The Global Council on Brain Health commissioned a study in 2020 looking at music and mental health, right when Covid19 was at its peak. They found that singing and dancing along to our favourite tunes can improve our mental and physical health.  Sharing music with others…even virtually, through listening, singing or performing encourages empathy, compassion and can increase the pleasure that we feel from music. It was also found that just having music on in the background can improve our brain health and cognitive functioning.

Good news right?

Music as therapy?

As published in the Psychomusicology, Music therapies are becoming increasingly popular for a range of mental health issues from autism, acquired brain injury or dementia to post traumatic stress disorder and OCD. It is now used widely in a more holistic and multidisciplinary approach to mental health care. In 2015 Guitteriez and Camarena conducted a study into general anxiety and depression discovered that as little as twelve 2-hour sessions of music therapy could have a noticeable improvement on overall anxiety levels.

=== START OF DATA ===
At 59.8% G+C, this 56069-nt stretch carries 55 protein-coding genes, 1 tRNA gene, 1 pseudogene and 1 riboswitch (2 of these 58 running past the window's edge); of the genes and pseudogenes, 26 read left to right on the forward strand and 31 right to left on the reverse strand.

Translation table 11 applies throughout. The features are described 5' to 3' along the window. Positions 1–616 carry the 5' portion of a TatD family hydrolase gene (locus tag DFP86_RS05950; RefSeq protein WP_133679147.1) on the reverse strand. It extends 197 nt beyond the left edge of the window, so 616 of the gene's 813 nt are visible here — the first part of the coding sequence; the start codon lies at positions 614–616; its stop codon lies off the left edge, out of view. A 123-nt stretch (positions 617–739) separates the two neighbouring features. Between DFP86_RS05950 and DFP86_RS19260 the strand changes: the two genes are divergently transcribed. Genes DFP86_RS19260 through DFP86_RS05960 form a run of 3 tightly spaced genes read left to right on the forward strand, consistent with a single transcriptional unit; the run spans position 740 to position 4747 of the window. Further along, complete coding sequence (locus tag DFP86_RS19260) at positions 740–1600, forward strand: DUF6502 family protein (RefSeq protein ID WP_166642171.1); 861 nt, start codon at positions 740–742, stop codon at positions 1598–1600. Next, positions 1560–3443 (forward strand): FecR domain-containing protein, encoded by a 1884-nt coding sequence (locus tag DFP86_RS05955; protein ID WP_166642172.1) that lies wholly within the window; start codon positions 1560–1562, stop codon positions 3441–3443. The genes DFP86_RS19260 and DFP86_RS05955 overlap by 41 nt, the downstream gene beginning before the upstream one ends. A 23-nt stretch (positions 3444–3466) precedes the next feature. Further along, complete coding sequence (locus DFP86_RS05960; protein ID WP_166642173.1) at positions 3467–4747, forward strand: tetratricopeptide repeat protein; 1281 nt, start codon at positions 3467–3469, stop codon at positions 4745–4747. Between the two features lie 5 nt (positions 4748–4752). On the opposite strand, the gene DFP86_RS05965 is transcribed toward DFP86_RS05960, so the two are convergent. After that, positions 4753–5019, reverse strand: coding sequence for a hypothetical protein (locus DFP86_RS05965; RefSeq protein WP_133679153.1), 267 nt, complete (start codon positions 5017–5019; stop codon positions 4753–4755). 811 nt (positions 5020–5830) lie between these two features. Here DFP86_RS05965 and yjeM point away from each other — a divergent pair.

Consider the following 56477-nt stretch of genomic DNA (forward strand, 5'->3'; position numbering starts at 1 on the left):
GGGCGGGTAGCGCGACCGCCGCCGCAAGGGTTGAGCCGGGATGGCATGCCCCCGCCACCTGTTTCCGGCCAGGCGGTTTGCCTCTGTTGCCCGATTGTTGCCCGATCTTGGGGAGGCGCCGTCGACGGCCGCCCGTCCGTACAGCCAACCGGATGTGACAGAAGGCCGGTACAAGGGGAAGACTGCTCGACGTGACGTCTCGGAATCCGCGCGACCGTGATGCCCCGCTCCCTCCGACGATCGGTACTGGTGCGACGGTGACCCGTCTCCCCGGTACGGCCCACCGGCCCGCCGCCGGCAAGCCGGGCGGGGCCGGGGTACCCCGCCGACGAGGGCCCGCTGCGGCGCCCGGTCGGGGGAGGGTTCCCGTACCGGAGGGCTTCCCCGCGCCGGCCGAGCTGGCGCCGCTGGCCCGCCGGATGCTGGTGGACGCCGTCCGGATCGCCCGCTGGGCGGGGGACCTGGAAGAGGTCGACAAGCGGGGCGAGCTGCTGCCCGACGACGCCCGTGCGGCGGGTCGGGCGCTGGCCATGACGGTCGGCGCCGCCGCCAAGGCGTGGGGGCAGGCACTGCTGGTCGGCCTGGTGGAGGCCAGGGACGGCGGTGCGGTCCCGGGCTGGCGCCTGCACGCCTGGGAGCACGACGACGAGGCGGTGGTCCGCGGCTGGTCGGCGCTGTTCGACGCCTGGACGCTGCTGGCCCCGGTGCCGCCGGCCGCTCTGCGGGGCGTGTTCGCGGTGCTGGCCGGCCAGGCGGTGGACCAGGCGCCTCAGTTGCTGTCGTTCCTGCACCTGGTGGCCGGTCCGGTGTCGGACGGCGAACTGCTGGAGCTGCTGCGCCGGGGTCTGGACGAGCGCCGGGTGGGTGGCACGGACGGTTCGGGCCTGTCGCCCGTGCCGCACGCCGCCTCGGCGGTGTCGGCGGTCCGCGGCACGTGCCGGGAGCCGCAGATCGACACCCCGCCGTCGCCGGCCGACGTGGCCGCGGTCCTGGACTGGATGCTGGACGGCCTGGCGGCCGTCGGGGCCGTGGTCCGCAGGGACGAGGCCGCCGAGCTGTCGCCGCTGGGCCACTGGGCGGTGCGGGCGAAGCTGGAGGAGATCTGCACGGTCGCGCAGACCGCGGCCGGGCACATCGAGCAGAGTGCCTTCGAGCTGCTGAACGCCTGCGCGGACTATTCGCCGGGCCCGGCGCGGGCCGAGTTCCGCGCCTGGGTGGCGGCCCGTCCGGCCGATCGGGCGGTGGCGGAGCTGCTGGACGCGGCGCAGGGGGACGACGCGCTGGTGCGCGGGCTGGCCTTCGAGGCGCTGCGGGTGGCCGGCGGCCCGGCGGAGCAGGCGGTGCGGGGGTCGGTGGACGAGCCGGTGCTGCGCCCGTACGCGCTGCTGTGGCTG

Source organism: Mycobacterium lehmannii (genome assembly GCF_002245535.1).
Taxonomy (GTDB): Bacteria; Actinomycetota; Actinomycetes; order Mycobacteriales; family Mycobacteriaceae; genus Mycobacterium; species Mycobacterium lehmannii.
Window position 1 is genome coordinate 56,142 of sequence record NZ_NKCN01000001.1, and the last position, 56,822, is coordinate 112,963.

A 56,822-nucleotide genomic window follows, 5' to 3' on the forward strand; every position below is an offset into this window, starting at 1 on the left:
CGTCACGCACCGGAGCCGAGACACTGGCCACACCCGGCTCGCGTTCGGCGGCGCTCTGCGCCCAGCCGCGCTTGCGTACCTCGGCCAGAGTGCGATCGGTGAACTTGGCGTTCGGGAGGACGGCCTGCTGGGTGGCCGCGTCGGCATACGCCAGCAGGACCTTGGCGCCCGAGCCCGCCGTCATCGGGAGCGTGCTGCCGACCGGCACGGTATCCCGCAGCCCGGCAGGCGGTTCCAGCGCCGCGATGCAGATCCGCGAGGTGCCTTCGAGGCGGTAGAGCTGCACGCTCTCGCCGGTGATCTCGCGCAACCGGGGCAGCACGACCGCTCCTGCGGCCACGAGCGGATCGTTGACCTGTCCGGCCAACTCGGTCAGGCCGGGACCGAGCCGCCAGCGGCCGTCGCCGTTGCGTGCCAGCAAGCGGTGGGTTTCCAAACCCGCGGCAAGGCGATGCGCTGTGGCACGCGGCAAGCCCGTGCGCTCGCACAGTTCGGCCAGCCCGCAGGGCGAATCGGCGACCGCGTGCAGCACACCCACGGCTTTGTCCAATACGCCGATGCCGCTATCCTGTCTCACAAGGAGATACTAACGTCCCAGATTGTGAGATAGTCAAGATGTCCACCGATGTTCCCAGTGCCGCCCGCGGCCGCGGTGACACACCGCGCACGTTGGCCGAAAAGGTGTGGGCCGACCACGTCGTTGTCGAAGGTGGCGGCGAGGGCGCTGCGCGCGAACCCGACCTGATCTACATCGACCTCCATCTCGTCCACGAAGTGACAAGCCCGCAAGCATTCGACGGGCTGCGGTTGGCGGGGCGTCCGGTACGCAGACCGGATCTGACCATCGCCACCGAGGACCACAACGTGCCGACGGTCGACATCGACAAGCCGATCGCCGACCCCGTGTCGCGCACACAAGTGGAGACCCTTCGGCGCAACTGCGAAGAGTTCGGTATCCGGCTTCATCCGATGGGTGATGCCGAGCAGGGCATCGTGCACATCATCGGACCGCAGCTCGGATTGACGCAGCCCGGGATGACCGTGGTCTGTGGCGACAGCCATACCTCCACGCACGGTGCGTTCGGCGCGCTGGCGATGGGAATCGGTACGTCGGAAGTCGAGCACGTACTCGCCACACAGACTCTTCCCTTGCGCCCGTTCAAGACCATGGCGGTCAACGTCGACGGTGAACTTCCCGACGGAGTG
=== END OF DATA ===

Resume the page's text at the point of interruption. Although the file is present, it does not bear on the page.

NHS studies have also shown that people suffering from depression are more likely to continue treatment and benefit from standard care when offered in conjunction with music therapy.  A recent article in The Nursing Standard highlights the benefits of music therapy in acute mental health settings concluding that group music therapy for dementia sufferers was found to be beneficial. The trial demonstrated that music improved their openness to communication and motivated them to join in activities. Their behaviour overall was more settled. All thanks to music.

As the great poet and playwright Victor Hugo so succinctly put it:

"Music expresses that which cannot be put into words and that which cannot remain silent"

Victor Hugo

Making music for example playing the drums can provide stress relief through the simple act of hitting the drum as much as the music made by it. Listening to music can improve memory, cognitive performance and reduce stress, while also helping to calm anxiety or help people to regulate their responses to emotions or situations and provides an outlet to work through feelings and desires.